Beauford Delaney is one of five portraits that Georgia O’Keeffe completed of Delaney, three of which were executed in charcoal. The other examples in this medium are in the collections of the Philadelphia Museum of Art, Philadelphia, Pennsylvania, and the Georgia O’Keeffe Museum, Santa Fe, New Mexico. Two pastel versions are owned respectively by the National Portrait Gallery, Washington, D.C., and Curtis Galleries, Minneapolis, Minnesota.
Over the course of her long career, O’Keeffe executed only a handful of fully-realized representational portraits. Her exploration of noted African-American artist Beauford Delaney represents her greatest efforts in the classical genre, as well as a defining early moment of inclusion in American art.
Recognized as one of the most prominent artists of the Harlem Renaissance, Delaney is best known for his modern figurative paintings of New York City life and its famous figures, as well as his later explorations into abstraction while living in Paris. Delaney first entered the rarified circle of the foremost American Modernists in New York during the 1930s, after fellow artist and friend Stuart Davis recommended he engage with the famed impresario Alfred Stieglitz. Spending time at Stieglitz’s gallery, An American Place, he participated in critical discourse with other artists, including Arthur Dove, John Marin and O’Keeffe. Although O’Keeffe noted that Delaney often posed for fellow artists “because he had no heat in his studio and needed to keep warm,” the artist’s presence within New York’s modern art scene, even if peripheral, seems like an equally logical entrée. Moreover, the present work hints at a relationship beyond the formal studio model and artist arrangement, as O’Keeffe referred not only to Delaney as “really beautiful” but also that “he seemed a very special sort of person.” (G. O’Keeffe, quoted in H. Drohojowska-Philp, Full Bloom: The Art and Life of Georgia O’Keeffe, p. 401).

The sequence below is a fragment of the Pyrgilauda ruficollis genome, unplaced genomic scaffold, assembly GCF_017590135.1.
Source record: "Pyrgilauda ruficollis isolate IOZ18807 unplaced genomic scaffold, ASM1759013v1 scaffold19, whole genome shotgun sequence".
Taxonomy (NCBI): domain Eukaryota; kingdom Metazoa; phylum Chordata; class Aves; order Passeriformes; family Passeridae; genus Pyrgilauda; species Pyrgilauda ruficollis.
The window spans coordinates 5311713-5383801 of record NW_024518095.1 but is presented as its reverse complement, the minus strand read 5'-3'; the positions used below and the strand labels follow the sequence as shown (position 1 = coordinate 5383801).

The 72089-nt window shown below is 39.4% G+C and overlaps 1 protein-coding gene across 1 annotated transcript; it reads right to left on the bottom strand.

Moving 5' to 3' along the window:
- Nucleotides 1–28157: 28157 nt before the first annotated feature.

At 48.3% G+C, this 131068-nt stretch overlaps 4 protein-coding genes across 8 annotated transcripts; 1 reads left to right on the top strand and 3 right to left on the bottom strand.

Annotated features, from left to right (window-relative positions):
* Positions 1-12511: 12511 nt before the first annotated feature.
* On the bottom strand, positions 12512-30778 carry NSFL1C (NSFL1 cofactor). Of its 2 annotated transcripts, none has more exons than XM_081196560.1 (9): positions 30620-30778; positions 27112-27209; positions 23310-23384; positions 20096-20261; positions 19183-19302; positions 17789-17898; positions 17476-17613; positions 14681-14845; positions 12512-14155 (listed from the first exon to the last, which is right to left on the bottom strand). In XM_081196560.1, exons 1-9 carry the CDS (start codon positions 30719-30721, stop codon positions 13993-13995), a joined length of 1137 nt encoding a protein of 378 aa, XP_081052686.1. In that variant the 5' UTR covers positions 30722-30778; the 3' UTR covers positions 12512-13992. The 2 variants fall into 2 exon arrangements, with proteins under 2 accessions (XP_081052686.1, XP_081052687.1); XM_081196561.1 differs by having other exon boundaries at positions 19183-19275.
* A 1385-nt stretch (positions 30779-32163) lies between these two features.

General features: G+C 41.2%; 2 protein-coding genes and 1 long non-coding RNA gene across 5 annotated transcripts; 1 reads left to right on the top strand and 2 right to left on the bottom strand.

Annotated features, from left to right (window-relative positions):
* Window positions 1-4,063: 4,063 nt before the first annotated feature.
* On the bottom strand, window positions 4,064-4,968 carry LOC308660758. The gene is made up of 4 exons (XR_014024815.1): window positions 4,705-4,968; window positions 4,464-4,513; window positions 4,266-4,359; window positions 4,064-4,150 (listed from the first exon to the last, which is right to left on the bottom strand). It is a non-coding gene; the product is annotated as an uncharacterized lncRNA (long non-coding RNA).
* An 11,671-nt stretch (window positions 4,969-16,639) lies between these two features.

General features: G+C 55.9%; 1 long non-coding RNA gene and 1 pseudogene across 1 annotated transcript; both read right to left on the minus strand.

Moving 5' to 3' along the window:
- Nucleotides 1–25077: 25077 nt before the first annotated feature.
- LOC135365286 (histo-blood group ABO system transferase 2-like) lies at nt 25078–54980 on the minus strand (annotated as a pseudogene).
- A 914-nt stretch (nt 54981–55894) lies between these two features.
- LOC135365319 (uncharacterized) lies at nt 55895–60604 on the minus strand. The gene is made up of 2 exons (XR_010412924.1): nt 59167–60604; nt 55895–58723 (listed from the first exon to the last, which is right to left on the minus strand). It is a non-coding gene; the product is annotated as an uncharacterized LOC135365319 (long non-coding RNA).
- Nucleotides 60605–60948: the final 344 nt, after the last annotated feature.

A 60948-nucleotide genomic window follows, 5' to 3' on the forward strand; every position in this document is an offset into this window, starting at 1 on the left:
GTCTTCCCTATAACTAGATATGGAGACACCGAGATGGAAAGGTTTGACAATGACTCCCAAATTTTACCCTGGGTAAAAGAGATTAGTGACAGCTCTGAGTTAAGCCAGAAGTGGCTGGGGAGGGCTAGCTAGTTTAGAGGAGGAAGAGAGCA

The special dedication with which O’Keeffe embarked on this unique series—the most extensive exploration of any portrait subject she studied—alludes further to a close connection between artist and model. Drawing on her professional training and her representational roots, here O’Keeffe carefully develops the sitter’s features, delicately shading and highlighting his form to render him nearly in the round. In doing so, she uniquely captures his character, most notably in his expression which includes a clever, knowing, almost Mona Lisa-esque smile. The result is a decidedly intimate and compassionate likeness, especially for the traditionally austere painter.
Beyond an intimate rendering of an individual’s character, the present work stands as a unique representation of an insider ritual of portraiture, although typically nonrepresentational, amongst Stieglitz Circle artists. Such works were “fundamentally a way of defining their community—of proclaiming their friends and the issues and ideas of importance to them” (S. Greenough, quoted in Twentieth-Century American Art: The Ebsworth Collection, exh. cat., National Gallery of Art, Washington, D.C., 2000, p. 201). By extension, the fact that the pioneering female painter chose to dedicate such a notable body of work to the African-American Modernist Delaney radically places these two potential outsiders firmly among one of the most important art groups in the history of America, solidifying the position of both painter and sitter in the early Modern American canon.